…worsens revenue, expenditure concerns for Nigeria
The price of crude oil, Nigeria’s biggest revenue earner, on Tuesday, hit $70.20 a barrel for the first time in two years. This surge, last seen in May 2019, was on investors’ optimism that improving oil demand and a dwindling supply glut may mean the market can absorb any additional supply from OPEC and its allies. The new price surge is a mixed grill for Nigeria as it should receive the highest revenue on crude oil but also pay the biggest subsidy on imported refined products. Brent crude, the international energy benchmark, rose 1.3 per cent to $70.20 a barrel. West Texas Intermediate futures gained 2.2% to $67.78 a barrel.
The U.S. gauge crossed its highest level since October 2018 earlier on Tuesday. Nigeria, Africa’s biggest crude oil exporter, depends largely on proceeds from crude oil to service over 80 per cent of its annual budget. The country is an irony as it still occupies the top spot as the biggest importer of petroleum products in the continent due to the poor state of its refineries. Members of the Organisation of the Petroleum Exporting Countries and their allies, a group known as OPEC+, on Tuesday, agreed to continue relaxing curbs on oil production, signalling their confidence in improving oil demand and a drop in the global supply glut.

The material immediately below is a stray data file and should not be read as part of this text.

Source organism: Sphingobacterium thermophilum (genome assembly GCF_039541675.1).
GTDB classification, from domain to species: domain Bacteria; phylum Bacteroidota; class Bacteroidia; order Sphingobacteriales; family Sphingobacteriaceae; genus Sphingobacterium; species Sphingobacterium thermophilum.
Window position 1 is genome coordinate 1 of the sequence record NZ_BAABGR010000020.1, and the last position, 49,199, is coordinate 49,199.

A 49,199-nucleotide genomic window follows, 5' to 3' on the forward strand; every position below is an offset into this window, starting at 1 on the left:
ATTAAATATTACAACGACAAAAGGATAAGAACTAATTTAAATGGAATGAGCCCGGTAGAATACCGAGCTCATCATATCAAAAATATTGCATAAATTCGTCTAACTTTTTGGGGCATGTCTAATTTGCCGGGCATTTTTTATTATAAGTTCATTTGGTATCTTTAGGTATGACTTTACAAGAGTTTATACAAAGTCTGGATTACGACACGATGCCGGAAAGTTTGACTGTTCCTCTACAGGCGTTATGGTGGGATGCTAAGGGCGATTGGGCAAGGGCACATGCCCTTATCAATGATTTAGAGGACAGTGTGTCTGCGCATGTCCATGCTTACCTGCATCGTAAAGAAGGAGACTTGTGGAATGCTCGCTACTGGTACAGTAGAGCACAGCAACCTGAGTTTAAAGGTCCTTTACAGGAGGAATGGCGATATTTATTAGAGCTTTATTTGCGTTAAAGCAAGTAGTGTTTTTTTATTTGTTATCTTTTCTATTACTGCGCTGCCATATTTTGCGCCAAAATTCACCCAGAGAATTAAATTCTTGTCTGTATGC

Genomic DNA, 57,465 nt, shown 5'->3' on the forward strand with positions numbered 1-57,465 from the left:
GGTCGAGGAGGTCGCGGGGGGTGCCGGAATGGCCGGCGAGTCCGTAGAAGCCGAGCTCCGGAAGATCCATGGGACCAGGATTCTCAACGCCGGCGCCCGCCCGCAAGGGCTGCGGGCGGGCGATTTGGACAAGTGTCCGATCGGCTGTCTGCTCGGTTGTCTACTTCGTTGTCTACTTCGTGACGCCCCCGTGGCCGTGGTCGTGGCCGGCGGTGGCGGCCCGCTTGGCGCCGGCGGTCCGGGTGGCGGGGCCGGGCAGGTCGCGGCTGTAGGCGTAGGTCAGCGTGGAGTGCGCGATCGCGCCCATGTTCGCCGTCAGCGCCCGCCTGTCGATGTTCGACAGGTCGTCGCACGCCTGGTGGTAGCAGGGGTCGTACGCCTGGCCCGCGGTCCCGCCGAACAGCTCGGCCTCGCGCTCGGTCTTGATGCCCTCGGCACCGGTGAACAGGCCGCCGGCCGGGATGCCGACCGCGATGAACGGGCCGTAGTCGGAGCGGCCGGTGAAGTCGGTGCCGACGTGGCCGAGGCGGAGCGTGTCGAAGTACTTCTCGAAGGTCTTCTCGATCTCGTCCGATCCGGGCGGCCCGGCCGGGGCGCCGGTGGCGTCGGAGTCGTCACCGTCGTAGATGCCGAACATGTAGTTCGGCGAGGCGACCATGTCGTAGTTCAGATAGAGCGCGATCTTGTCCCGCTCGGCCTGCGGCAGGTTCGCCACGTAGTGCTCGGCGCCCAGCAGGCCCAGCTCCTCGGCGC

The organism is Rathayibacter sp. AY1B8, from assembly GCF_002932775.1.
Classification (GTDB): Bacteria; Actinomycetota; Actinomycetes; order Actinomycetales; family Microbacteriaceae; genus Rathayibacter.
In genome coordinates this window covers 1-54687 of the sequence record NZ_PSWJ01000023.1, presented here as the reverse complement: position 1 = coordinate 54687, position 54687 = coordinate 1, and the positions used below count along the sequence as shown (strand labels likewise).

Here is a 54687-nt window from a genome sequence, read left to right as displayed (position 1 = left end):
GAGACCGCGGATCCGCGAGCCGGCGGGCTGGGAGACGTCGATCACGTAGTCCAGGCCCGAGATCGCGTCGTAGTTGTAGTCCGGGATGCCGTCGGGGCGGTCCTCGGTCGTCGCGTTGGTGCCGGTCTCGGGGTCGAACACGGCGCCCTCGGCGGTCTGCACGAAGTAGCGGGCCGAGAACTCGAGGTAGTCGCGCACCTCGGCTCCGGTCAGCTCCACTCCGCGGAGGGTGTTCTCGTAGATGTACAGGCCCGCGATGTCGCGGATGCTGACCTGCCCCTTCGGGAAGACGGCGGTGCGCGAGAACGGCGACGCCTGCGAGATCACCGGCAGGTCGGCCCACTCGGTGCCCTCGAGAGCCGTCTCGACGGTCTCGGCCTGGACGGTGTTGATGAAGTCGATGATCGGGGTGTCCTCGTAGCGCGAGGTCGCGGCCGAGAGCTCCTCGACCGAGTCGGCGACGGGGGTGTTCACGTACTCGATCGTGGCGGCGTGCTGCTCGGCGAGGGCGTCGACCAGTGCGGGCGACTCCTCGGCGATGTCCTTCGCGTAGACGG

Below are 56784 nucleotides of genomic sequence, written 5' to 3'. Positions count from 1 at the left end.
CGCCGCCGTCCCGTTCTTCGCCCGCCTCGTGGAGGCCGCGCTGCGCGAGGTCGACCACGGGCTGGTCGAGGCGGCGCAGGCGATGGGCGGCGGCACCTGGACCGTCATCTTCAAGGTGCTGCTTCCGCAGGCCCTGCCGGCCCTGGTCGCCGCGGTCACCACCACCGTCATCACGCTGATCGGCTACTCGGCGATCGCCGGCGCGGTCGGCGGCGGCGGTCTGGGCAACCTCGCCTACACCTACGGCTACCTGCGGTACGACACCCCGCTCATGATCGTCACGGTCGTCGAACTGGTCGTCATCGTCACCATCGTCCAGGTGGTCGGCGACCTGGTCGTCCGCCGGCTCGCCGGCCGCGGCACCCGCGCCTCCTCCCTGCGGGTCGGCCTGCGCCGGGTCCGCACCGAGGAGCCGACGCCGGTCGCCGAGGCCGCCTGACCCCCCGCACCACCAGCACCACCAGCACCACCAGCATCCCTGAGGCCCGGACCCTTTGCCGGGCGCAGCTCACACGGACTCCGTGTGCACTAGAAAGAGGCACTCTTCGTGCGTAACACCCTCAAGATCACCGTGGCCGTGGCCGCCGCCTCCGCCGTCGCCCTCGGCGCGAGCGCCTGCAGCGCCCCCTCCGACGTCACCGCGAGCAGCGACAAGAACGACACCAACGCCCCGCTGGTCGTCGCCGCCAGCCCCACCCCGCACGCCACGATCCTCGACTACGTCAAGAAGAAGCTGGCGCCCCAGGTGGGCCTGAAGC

Prices began rallying after a technical committee within the cartel on Monday confirmed forecasts for a rebound of six million barrels a day in world oil demand this year, according to people familiar with OPEC and its allies. Vaccination programmes are enabling governments across North America and Europe to reduce coronavirus restrictions and resume more normal economic activity.
That will help pare global oil stocks—which at one point last year threatened to overwhelm the world’s ability to store them — to below their five-year average by the end of July for the 2015-19 period, the OPEC committee projected.
In the U.S., oil and oilproduct inventories have fallen more than expected in recent weeks, thanks in part to a pickup in demand for transportation fuels. “The bull recipe for the oil market is still intact: reviving demand, muted U.S. shale oil response together with controlled and restrictive supply from OPEC+, resulting in further declines in inventories and yet higher oil prices,” said Bjarne Schieldrop, chief commodities analyst at Swedish bank SEB.